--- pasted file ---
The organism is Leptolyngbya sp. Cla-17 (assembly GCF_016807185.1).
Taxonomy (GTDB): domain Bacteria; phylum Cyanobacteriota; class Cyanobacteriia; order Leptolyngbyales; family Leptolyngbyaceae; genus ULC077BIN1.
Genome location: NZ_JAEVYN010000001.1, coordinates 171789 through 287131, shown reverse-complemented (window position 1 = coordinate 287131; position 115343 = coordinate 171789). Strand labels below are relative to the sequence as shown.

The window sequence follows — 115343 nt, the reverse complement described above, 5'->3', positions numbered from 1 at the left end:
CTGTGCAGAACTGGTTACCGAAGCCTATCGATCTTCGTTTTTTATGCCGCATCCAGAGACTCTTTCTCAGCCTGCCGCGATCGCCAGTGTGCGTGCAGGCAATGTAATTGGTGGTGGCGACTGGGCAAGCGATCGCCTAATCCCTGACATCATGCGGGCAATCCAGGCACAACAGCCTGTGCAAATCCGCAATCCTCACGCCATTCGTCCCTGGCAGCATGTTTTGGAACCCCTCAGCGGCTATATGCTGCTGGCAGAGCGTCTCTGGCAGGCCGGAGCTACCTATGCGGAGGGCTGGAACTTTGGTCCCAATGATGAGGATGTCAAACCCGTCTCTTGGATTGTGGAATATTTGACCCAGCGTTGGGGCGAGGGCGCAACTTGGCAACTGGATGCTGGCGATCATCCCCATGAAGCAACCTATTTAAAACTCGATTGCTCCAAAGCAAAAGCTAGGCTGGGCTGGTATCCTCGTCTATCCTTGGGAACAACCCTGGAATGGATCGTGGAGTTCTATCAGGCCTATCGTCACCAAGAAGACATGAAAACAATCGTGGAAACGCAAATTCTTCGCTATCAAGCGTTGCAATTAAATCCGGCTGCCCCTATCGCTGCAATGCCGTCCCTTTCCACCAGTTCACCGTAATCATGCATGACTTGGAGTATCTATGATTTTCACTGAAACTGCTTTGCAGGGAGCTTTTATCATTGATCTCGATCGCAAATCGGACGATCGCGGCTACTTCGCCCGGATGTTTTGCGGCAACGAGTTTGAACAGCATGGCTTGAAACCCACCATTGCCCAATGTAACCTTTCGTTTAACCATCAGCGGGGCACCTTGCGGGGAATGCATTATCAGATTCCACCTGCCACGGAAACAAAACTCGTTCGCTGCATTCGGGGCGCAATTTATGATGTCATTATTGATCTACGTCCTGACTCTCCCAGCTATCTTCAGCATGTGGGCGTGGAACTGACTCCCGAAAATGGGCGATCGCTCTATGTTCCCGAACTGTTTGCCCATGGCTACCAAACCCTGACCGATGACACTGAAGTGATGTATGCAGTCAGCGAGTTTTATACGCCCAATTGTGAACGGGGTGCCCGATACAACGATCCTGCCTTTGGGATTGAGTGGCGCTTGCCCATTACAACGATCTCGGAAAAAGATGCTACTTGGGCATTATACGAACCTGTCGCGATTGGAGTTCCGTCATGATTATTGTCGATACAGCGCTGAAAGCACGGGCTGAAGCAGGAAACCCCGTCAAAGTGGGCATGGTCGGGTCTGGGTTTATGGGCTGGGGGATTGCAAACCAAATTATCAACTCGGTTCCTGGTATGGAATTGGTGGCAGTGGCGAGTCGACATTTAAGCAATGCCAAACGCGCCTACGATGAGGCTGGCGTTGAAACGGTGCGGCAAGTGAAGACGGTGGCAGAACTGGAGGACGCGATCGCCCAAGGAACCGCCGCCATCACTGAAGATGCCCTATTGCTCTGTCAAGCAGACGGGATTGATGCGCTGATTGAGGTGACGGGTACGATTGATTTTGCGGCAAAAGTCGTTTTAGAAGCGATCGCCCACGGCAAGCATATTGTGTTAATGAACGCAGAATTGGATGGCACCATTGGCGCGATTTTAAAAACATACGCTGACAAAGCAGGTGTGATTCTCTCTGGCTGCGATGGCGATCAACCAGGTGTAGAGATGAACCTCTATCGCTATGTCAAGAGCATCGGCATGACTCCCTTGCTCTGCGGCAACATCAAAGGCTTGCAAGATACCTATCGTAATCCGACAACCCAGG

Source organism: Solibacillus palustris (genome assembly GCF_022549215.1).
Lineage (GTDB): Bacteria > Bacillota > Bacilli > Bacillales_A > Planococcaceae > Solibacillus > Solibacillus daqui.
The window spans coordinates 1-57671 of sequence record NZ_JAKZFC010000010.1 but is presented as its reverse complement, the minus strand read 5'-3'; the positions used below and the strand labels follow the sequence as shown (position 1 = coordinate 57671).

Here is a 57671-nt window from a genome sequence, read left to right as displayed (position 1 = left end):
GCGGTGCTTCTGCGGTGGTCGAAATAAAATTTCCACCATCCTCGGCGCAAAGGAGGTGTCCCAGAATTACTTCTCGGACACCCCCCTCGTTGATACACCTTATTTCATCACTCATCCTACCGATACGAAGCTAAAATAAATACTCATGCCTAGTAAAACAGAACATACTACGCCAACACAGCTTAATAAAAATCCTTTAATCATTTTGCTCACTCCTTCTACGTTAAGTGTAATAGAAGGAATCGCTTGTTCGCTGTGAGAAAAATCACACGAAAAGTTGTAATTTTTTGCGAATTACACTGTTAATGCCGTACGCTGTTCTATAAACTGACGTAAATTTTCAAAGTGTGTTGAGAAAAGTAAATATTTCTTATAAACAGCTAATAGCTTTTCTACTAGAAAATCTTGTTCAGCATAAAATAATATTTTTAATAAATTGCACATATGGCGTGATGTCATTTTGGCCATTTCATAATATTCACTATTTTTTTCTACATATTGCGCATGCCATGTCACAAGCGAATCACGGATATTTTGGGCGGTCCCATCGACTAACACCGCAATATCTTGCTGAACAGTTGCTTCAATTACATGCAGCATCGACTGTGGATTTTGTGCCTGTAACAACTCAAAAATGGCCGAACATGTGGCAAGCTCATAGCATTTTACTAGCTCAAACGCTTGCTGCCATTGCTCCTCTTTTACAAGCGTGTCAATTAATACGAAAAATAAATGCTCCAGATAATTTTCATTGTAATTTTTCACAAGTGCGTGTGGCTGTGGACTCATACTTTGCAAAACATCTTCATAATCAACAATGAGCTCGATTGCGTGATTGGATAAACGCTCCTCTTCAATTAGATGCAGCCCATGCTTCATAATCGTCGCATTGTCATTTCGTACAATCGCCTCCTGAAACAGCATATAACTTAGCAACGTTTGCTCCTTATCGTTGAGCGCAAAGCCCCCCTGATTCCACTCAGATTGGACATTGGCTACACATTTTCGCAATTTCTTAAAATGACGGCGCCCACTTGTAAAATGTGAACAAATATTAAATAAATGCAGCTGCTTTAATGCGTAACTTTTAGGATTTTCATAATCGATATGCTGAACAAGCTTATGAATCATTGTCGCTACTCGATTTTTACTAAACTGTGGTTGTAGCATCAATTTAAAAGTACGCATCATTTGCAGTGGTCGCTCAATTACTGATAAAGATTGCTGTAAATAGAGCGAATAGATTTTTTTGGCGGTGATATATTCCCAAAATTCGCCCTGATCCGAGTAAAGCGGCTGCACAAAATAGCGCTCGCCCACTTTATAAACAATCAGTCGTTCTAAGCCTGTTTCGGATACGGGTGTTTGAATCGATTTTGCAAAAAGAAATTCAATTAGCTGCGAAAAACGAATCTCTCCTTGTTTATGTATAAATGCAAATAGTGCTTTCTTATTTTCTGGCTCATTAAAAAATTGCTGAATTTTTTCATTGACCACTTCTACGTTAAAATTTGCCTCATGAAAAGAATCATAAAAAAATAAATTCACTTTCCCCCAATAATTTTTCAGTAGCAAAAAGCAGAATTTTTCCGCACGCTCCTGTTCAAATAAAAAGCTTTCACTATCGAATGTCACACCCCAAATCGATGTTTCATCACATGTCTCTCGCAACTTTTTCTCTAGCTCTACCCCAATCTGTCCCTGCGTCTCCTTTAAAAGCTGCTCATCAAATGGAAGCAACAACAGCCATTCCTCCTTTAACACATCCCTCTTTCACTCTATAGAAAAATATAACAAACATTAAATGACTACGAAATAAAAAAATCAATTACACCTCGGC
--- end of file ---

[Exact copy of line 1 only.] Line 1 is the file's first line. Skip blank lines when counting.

The organism is Leptolyngbya sp. Cla-17 (assembly GCF_016807185.1).